Iterating Over Keys-Values

Iterating a keys-values pair is like using foreach, iterating each element of an object. JavaScript has made a special syntax for..in to do so. This syntax will list object properties, using a “pointer” to point to a properties one at a time.

for (key in obj) {
    ... obj[key] ... operated
}

Let’s see how we do it:

var menu = {
    width:  300,
    height: 200,
    title: "Menu"
};

for(var key in menu) {
    var val = menu[key];

    alert("Key: "+key+" value:"+val);
}

There, the key will enumerate the key inside object menu. The key would be “width”, “height”, “title”.

In theory, the order of iteration over object properties is not guaranteed. In practice, there is a de-facto standard about it.

Object Variables are References

A variable which is assigned to object actually keeps reference to it. That is, a variable stores kind-of pointer to real data.

We can use the variable to change this data, this will affect all other references.

var user = { name: 'Xathrya' };   // user is reference to the object
var obj = user;                   // obj ans user refer to same object
obj.name = 'Sabertooth';          // change data in the object

alert(user.name);                 // now it is 'Sabertooth'

A major drawback is JavaScript have characteristic like Java. The variable is reference, not a value / pointer. Therefore we cannot modify the value of object directly.

function increment(val) {
    val++;
}

var val = 5;
increment(val);
alert(val);          // val is still 5

Instead, we can still do this, pass the value inside of a container instead of the reference.

var obj = { val: 5 }
function increment(obj) {
    obj.val++;
}

increment(obj)
alert(obj.val);        // obj.val is now 6

The difference is because in first example variable val is changed, while in second example obj is not changed, but data which it references is modified instead.

Properties and Methods

We can store anything in object. Not just a simple value, but also functions. Remember that functions is also key-value pair with value as function.

var car = {
    name: "XathCar",
    model: 500,
    weight: 850,
    color: "white",

    curSpeed: 0,

    start: function() {
         alert("Car is started");
         this.curSpeed = 0;
    }

    drive: function() {
         alert("Car is running");
         this.curSpeed += 10;
    }

    brake: function() {
         alert("A brake is pressed");
         this.curSpeed -= 5;
    }
};

Here we have functions stored by key ‘start’, ‘drive’, and ‘brake’.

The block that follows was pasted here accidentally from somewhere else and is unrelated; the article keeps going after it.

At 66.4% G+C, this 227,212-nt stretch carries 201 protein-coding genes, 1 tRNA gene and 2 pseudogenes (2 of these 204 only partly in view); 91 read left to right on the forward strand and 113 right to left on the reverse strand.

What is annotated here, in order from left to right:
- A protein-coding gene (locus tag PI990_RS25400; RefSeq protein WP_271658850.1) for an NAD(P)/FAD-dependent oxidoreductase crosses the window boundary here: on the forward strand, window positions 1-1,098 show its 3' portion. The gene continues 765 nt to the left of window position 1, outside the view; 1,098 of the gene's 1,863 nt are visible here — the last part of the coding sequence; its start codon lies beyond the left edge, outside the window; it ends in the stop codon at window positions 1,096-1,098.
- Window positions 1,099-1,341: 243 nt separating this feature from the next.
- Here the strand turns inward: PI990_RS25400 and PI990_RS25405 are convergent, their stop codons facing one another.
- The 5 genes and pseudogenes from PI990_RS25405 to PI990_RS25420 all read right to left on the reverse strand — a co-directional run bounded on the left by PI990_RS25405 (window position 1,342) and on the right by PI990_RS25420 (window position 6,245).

Note the this keyword inside the functions. When a function is called from the object, this become a reference to the object.

To call a method, we can use something like this:

car.start();
car.drive();
car.brake();

To check if a method is exists, we can just check it using if syntax:

if (car.start) car.start();

Constructor

Constructing an object can use new function.

The thing which will be an object should be declared as a function. The function then can have some properties and also some methods. Inside the function, we also have this pointer. Instantiation will take a function name and a keyword new before it.

For example:

function Animal(name) {
    this.name = name;
    this.canWalk = true;
    this.canFly = true;
}

var animal = new Animal("PenQueen");

alert(animal.name);

Which has same result as:

var animal = {
    name: "PenQueen",
    canWalk: true,
    canFly: true
}

If the function returns an object, `this` is ignored.

function Animal() {
    this.name = 'Kitty'
    return { name: 'Salamander' }  // <-- will be returned
}

alert( new Animal().name )         // Salamander

Convention speaking: all functions which are meant to create objects with new have uppercased first letter in the name.

If the function don’t take any arguments, we may omit braces.

Built-In Object

The standard library of JavaScript includes a list of built-in objects. They are, for example:

  • Math – provides methods for mathematical computations,
  • Date – for dates,
  • RegExp – for regular expressions.

Function are also objects, instances of the new Function.

For browser, there are also global object / variable such as:

  • Document
  • Window

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xathrya

A man who is obsessed to low level technology.